Celebrate Black History Month 2024 with these virtual Black History Month ideas for work. These team-building activities will engage, educate, and inspire your employees and teams – in February and year-round.
This list includes delicious treats, interactive history lessons, fun activities, ideas for social activism projects, and more. As a result, this guide to Black History Month virtual team-building events has something for everyone.
Read on – and remember to carry the spirit of learning and inclusion around Black History Month throughout 2024 and beyond.
Virtual Black History Month Ideas for Work in 2024:
- Host an interactive team building event
- Create a Black History Month playlist
- Buy employees lunch from a Black-owned restaurant
- Volunteer with a Black-led nonprofit
- Amplify Black voices on social media
- Become a corporate member of your local NAACP
In this list, you’ll find:
- Black History Month team building ideas for virtual teams
- Events that promote diversity and equity for corporate teams
- Free creative and fun Black History Month activities
- Companies that provide great Black History Month corporate events
- COVID-safe Black History Month celebrations
- Black History Month corporate ideas
- Team building activities for Black History Month 2024
How to Celebrate Black History Month at Work
1. Engage Your Team in a Fun and Inspiring Experiences
This popular Black History Month Virtual Team Building is our top choice for companies looking to honor this important heritage month. The Black History Month experience has been enjoyed by companies like Google, Sodexo, IBM, and much more, and it’s received rave reviews from all. The reason? It integrates history, trivia, plus LIVE tours to iconic Black meccas like the Shaw neighborhood in Washington DC and the Sweet Auburn neighborhood in Atlanta.
You’ll enjoy seeing Dr. King’s birth home and learn from passionate BIPOC guides. And, make it an even better experience with a Treat Box shipped to your team filled with goodies and snacks from Black-owned businesses.
This program will include activities and historical information related to the 2024 Black History Month theme of Black Resistance. Participants will get a live look at the office where John Lewis and Dr. King worked out of for the majority of their resistance efforts. Also, your team will hear about famous resistors and participate in trivia related to the theme.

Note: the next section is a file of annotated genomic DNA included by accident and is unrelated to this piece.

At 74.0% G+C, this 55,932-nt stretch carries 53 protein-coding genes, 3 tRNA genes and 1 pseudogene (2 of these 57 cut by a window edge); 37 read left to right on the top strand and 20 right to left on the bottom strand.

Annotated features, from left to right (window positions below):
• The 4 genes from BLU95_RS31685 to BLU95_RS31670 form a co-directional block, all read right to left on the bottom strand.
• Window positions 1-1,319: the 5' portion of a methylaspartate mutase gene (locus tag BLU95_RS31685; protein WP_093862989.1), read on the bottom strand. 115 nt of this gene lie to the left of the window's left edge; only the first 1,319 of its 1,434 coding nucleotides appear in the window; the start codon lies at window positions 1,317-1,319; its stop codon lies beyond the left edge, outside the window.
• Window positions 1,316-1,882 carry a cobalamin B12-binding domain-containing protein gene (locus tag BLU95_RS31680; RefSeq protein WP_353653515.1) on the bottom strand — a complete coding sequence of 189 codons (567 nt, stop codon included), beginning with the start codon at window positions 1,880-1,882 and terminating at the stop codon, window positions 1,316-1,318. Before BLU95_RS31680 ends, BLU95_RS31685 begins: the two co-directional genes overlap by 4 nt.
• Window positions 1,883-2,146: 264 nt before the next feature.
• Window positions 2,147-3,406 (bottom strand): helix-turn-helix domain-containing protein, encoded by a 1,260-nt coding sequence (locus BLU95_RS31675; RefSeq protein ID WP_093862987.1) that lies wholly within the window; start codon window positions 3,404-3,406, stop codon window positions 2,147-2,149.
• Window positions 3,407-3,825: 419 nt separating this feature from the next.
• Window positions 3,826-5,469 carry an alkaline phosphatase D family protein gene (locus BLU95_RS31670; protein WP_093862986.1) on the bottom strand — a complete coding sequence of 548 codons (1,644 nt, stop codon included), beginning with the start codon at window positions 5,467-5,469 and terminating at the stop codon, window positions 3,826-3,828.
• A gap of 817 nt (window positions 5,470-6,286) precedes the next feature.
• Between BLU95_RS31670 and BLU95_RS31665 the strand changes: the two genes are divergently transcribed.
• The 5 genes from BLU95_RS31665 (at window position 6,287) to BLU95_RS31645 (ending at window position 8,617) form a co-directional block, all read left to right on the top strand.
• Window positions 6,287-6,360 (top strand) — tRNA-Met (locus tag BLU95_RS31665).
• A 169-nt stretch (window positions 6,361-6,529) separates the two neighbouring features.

Another great option: our Good Trouble Virtual Tour. This virtual team building experience celebrates the life of John Lewis and shares the story of Black resistance through mass action from the 1500s through the present day!
2. Honor Black Musicians and Performers in the Music Evolution Event
Cultural appropriation is a hot topic that is often misunderstood. That’s why the Music Evolution Team Building Experience breaks down cultural appropriation in a fun and creative way.
The event transforms Zoom into “Kazoom” with groups competing against each other in musical challenges. Additionally, your team will learn all about the influence of Black artists on the history of American music. Your team will also thoughtfully engage in the story of how American music is Black music, with a live visit to Nashville, Tennessee – Music City, USA! Make it extra fun with a Treat Box jam packed with musical treats from Black owned businesses.
Learn more and book your Music Evolution Team Building experience.
3. Create a Black History Month Playlist
Beyoncé, Chuck Berry, Lauryn Hill, Jimi Hendrix, Louis Armstrong – these are just a few of the many Black musicians who created some of America’s greatest sounds. Many genres of music we listen to today were shaped by Black artists and influences. To celebrate Black History Month 2024 with your team, create a Black History Month playlist for your team.
First, ask each person to share a favorite song by an African American artist. Then, create and share your Black History Month playlist using a service like Spotify. When you’re done, your team will be grooving to their favorite Black musical groundbreakers throughout the month and year-round!
Need some inspiration for this Black History Month virtual idea? Check out this Black History Month playlist from Apple Music.
4. Learn from a Local Black Historian or Speaker
Maybe your company’s budget doesn’t allow you to hire a renowned author like Ibram X. Kendi to speak to your team. But, your company could hire a local historian to talk about how African Americans have impacted the history and culture of your surroundings. Similarly, you could virtually host a Black author to speak about their work.
Be sure to plan enough time for a Q&A session and even an internal debrief so your team has an opportunity to start a dialogue and learn more.
To get started, search Penguin Random House’s directory of Black History Month Speakers.
5. Explore Your Local Black History Museum
Give your team the nostalgic feeling of a social studies or history field trip – with a virtual visit to a museum!
The AAAM (Association of African American Museums) maintains a directory of museums devoted to African American history throughout the U.S. Find one near you and explore their virtual tours and lectures with your team. You’ll learn something new while taking a fun virtual field trip together.